Not all mutual funds are the same. Mutual funds are divided into categories based on the types of securities targeted for their portfolios and the rate of return they are looking for. There’s a fund for just about any kind of investor or investment strategy. Money market funds, sector funds, alternative funds, smart-beta funds, target-date funds, and even mutual funds that invest in other mutual funds are among the most common mutual funds. But despite the broad spectrum of mutual funds, some stand out from others.
The most common sort is equity or stock funds, which invest primarily in shares. There are several categories of equity funds. Some equity funds are named after the size of the companies they invest in, while others are named by their investment approach. Equity funds are also categorized on whether they own stocks from within (U.S.) or outside the country. Since there are different types of equities, there are different types of equity funds.
The fixed-income fund is another significant type of mutual fund. A fixed-income mutual fund invests in securities that pay a set rate of return. These include government bonds, corporate bonds, or other debt instruments. The idea behind a fixed-income portfolio is to generate interest income and pass it on to shareholders. These funds follow the aggressive management strategy and hunt relatively undervalued bonds. By buying undervalued bonds, fixed-income funds aim to sell them at a higher price and earn a profit. Compared to certificates of deposit and money market investments, fixed-income funds are likely to pay higher returns, hence the appeal. However, this doesn’t mean that bond funds carry no risk whatsoever. Much like stocks, there are different types of bonds, and the risks associated with bond funds directly result from where the fund chooses to invest. Let’s say you decide to invest in a bond fund that specializes in high-yield junk bonds. These are typically much riskier than a bond fund that only invests in risk-free government bonds.
Another type of mutual fund is “index funds,” which have grown in popularity recently. The investing technique assumes that it is difficult, if not impossible, to outperform the market consistently. The fund manager purchases equities representing a primary market index, the S&P 500 or the Dow Jones Industrial Average (DJIA). This technique requires less study from analysts and advisors, resulting in lower shareholder fees.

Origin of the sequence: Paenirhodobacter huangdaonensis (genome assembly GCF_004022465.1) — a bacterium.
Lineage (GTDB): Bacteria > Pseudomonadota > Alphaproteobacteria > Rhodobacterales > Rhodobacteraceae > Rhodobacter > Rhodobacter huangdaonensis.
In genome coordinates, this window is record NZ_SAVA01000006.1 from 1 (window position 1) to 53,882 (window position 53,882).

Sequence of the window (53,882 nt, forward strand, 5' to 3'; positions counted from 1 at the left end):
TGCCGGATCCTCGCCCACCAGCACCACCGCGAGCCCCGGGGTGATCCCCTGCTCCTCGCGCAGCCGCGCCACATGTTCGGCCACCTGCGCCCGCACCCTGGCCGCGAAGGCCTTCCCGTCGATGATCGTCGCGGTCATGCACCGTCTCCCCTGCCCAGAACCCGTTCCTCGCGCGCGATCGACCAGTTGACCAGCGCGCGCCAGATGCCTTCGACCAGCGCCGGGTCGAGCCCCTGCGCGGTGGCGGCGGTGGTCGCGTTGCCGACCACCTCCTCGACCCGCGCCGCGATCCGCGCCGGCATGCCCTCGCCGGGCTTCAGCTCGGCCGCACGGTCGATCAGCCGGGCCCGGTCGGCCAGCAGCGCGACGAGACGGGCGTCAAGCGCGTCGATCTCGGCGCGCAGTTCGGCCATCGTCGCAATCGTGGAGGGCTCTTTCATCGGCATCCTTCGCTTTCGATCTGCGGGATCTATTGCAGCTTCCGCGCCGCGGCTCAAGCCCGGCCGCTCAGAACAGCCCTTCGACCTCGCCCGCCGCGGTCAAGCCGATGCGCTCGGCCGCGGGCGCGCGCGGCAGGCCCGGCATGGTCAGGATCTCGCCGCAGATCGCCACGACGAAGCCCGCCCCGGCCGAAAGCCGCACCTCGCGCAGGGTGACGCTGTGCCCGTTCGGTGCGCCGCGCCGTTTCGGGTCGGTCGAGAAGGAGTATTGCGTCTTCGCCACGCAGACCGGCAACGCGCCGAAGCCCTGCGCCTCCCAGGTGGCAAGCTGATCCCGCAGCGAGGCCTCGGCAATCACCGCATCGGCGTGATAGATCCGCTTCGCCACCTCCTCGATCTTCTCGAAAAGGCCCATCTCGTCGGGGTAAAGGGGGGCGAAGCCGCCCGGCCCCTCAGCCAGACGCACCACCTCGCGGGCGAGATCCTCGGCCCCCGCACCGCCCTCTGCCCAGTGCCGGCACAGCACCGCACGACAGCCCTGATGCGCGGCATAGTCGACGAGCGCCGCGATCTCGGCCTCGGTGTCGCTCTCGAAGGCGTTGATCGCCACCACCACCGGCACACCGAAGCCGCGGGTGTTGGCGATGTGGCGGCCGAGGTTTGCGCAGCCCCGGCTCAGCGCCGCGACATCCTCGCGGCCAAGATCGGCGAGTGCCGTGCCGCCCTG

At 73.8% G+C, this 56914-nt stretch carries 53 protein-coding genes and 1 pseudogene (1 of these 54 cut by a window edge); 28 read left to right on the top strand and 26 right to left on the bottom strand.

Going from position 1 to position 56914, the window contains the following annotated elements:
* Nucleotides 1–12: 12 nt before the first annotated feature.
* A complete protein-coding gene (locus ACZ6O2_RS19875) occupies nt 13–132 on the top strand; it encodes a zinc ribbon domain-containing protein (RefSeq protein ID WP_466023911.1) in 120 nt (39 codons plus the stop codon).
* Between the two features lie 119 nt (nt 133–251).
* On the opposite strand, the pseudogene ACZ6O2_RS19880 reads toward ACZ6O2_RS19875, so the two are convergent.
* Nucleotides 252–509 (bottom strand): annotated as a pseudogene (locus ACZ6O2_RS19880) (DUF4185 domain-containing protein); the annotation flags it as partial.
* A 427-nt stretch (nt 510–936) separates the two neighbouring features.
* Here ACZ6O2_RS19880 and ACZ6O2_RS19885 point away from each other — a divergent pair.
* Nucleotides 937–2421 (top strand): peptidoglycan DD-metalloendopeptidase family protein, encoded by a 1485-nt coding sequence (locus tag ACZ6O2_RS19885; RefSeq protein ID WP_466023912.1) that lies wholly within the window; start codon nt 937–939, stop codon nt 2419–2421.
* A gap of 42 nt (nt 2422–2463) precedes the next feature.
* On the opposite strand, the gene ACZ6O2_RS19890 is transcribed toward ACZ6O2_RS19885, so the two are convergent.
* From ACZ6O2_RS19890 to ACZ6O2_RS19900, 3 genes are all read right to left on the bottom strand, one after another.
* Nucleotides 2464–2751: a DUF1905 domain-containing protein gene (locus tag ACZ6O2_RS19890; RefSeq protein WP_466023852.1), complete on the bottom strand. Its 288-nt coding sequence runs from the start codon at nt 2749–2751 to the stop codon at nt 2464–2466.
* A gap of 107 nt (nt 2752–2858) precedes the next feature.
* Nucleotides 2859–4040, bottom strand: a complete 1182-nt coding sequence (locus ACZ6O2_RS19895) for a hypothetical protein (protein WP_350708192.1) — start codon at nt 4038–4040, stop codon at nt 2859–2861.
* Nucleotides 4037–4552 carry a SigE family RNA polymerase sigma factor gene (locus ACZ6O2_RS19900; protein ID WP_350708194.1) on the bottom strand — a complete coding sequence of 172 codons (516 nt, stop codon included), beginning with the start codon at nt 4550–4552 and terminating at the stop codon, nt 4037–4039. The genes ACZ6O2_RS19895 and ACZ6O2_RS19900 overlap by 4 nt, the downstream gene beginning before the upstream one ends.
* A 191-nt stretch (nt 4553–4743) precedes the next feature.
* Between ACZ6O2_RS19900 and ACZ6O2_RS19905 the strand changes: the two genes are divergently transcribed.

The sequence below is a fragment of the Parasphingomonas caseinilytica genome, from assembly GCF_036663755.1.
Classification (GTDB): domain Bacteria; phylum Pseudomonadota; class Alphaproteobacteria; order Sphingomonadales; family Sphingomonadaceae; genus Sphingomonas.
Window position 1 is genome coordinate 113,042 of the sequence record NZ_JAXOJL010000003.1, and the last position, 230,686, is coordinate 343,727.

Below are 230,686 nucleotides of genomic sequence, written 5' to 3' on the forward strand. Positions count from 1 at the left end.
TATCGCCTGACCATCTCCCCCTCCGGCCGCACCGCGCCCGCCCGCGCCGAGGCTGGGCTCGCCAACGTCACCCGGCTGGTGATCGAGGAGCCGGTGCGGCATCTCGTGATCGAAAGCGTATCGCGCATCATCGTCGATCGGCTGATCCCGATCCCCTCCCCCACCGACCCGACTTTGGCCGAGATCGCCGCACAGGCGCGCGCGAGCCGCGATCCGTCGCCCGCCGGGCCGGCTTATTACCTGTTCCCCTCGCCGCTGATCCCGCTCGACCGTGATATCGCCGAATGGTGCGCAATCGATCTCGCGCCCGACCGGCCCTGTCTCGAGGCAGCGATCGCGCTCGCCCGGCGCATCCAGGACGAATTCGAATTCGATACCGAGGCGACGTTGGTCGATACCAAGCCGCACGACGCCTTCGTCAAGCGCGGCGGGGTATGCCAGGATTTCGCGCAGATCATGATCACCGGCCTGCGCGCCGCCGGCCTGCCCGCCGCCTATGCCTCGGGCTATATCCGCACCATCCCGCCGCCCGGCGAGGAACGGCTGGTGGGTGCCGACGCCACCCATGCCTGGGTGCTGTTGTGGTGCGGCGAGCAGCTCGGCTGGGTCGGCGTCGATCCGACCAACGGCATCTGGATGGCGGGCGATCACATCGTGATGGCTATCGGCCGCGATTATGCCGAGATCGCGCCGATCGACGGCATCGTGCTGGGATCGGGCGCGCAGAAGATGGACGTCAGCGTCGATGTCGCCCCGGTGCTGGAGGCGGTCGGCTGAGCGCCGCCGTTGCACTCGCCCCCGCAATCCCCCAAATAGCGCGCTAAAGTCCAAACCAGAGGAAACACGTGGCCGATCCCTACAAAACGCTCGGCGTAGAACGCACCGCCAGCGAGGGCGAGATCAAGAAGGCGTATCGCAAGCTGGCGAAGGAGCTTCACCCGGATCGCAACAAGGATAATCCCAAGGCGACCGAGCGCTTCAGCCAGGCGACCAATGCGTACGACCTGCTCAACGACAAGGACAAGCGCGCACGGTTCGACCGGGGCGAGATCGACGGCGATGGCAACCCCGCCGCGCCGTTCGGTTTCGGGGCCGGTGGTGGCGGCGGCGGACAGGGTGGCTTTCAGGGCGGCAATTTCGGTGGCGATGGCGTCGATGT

Balanced funds contain different asset classes, such as equities, bonds, money market instruments, or alternative investments. The goal is to minimize the risk of exposure across asset classes. Also referred to as an asset allocation fund, bond funds are categorized based on the investor’s goals. Some funds are bound by a specific allocation plan, allowing investors to control their risk profile. Others use a dynamic allocation policy to meet different investor goals. This might involve reacting to market fluctuations, business cycle changes, or the changing phases of the investor’s life.
Money Market Funds
The money market comprises safe (low-risk), short-term debt items, such as government Treasury bills. This is a secure location to put your funds. You won’t get rich, but you won’t lose your principal either. The typical return is slightly higher than the interest you’d earn on a regular checking or savings account. The only exception is a financial crisis or a nationwide recession. Some money market funds incurred massive losses during the 2008 financial crisis, as prices fell below $1 and broke the buck. Due to this, interest in money market funds has decreased considerably, but it’s still the safest place to put your money.
Income funds are designed to give investors a steady stream of income. These funds invest in government and high-quality corporate debt and keep these bonds until maturity. They earn interests regularly, which is passed on to investors. While fund assets may appreciate, the main goal of these funds is to provide investors with consistent cash flow. As a result, conservative investors choose to invest in Income Funds.
An international fund (or foreign fund) invests solely in assets located outside the home nation. On the other hand, global funds may invest in a wide range of places worldwide, including inside the home nation. However, these mutual funds are more difficult to categorize as riskier or less risky than domestic investments. If utilized correctly, they can help reduce risk by increasing diversification because foreign country returns may be uncorrelated with home country returns. Although the world’s economies are becoming increasingly interconnected, it is still probable that another economy somewhere is outperforming your own country’s economy.
Specialty funds include mutual funds that have shown to be successful but do not necessarily adhere to the stringent categories we’ve discussed thus far. This sort of mutual fund forgoes broad diversification favoring concentrating on a particular aspect of the economy or a targeted approach.
Regional funds allow you to concentrate on a specific part of the world. This might imply focusing on a larger region (Latin America) or a single nation (only Brazil). These funds benefit from their investment in foreign countries, which may be difficult and expensive otherwise. However, you must accept the significant danger or high risks if the region goes into recession.
The whole idea behind ethical or socially responsible funds is to invest in companies that adhere to specific standards or beliefs. For example, some socially accountable funds will not invest in “sin” industries such as tobacco, alcoholic beverages, weapons, or nuclear power. The aim is to get good financial returns while maintaining a healthy conscience.
When it comes to mutual funds, there is something for everybody. The only deciding factor is what kind of returns you want and risks you are willing to take.